…And, the big finish:

DSC05936Number 50! The most technically complex of the beads I did for the A&S 50 challenge, these are replicas of a Syrian bead at the Corning Museum of Glass (Artifact #98.1.62). The design dates between 700 and 1099AD. It features 12 slices of hand-pulled murrini cane, which I made myself with red and white stripes on a grey core. The murrini slices are then placed into a latticework of white stringer trails and each crossing point marked with a dot of yellow. They take forever to make.

So, that concludes my A&S 50 Challenge. I make all of these patterns for sale to historical reenactors who want to make sure even their little details are accurate, so if you’d like to acquire any of these please visit my Etsy store.  Thanks for reading this all the way through!

7 Responses to A&S 50 Challenge: 50 Replica Bead Patterns

  1. Catelin Tredheves au Pen an Glas, East Kingdom says:

    How does one acquire your patterns?

    • Elinor says:

      I’m not entirely sure what you’re asking, so I’ll throw out a bunch of answers and hope at least one of them lines up. :) If you’re looking to purchase replicas of these beads, I sell on Etsy at Heart of Oak Crafts. I too am an Easterner, and I sell my beads at events around New England and am delighted to do in person transactions as well. I will be at the Market Day at Birka in Stonemarche on Jan 24-25. If you’re asking about the knowledge to make these beads, I also travel with my torches and teach lampworking classes. For custom orders or if there’s something specific that catches your eye, email me (strangewayes@gmail.com) and we can talk further. I hope that helps?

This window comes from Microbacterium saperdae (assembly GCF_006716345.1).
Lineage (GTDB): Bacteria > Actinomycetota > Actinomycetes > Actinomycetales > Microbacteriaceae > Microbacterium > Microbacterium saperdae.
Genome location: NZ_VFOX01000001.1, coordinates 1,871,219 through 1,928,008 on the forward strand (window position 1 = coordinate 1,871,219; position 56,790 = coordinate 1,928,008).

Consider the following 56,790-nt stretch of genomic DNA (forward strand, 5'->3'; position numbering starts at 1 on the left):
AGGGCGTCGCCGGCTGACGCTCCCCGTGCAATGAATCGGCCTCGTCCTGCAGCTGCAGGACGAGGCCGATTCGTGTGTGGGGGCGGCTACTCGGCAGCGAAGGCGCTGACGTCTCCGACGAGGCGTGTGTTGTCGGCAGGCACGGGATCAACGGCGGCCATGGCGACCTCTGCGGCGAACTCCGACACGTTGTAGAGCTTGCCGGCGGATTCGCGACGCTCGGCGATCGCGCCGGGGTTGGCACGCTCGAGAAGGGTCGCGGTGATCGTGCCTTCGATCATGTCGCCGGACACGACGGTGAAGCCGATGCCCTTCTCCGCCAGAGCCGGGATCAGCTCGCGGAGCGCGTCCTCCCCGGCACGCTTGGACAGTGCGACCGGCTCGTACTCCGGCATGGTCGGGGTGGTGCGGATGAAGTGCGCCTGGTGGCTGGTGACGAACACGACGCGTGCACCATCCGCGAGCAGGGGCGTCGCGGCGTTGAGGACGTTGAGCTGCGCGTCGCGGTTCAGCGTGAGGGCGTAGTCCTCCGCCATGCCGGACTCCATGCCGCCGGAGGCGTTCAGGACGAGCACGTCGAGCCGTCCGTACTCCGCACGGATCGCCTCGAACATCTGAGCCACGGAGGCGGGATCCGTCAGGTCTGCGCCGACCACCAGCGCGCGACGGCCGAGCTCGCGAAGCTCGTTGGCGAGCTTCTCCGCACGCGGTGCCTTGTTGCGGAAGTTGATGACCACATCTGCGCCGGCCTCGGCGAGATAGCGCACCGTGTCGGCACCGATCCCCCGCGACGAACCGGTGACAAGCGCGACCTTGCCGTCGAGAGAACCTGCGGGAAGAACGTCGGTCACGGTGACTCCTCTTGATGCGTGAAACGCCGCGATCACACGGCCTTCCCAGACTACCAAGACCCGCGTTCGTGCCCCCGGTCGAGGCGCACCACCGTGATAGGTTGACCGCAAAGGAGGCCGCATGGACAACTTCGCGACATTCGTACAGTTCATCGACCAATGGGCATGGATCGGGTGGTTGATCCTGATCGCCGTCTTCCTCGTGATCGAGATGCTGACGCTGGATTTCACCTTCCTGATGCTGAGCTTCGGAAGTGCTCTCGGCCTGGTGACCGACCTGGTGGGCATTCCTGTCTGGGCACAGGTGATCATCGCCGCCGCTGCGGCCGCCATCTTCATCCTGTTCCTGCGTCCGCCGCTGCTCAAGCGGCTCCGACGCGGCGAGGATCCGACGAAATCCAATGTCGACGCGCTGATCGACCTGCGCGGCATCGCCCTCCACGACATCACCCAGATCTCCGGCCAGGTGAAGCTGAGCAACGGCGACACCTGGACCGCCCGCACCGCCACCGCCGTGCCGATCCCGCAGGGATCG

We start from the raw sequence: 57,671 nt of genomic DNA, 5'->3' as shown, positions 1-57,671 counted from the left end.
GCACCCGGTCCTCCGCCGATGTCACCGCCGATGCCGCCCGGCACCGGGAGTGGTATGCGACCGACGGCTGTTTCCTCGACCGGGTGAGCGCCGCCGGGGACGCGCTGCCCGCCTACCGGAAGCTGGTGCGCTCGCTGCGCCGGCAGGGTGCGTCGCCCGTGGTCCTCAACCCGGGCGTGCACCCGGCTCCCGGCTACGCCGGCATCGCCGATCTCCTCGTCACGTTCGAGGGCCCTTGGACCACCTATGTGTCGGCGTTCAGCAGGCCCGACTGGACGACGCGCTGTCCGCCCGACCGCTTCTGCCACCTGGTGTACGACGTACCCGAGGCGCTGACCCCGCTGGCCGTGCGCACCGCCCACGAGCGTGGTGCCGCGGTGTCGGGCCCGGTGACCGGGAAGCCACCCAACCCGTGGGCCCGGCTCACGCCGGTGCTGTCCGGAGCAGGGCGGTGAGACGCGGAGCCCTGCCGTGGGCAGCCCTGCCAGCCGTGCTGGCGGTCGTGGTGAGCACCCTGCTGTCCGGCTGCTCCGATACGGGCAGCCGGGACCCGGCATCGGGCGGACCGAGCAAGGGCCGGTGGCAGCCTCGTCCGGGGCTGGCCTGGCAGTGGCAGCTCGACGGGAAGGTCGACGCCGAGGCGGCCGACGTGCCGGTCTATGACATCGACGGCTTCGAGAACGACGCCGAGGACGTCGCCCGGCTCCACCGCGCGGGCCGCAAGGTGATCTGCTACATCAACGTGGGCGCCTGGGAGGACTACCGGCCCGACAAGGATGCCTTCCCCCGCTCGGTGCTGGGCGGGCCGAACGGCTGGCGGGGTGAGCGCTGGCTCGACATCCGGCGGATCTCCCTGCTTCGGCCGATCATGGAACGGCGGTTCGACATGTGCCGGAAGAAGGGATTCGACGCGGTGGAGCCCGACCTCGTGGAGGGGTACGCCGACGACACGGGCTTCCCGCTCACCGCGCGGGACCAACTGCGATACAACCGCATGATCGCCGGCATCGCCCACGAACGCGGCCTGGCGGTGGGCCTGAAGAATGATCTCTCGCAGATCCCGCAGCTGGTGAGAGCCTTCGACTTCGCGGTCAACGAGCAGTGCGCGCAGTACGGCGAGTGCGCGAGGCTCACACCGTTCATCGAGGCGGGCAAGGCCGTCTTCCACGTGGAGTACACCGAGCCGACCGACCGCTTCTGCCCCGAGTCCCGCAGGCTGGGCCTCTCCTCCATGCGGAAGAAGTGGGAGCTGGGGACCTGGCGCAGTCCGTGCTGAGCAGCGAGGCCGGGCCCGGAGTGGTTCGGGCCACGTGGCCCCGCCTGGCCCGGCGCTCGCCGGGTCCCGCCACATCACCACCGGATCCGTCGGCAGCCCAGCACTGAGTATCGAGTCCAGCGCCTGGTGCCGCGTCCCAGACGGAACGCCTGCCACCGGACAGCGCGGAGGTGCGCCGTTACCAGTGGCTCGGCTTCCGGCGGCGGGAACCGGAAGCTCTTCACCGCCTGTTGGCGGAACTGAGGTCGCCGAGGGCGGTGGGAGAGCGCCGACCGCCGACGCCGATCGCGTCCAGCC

2. Loralei Riney Captain Lann-Valdis O'Davorreanne O.P says:

    Wonderfully beautiful work my friend!

  3. Elsa von Schammach says:

    I love that you included the time/place/digs for each of your items!! Did you work from tutorials, or did you trial-and-error your own skill set?

    • Elinor says: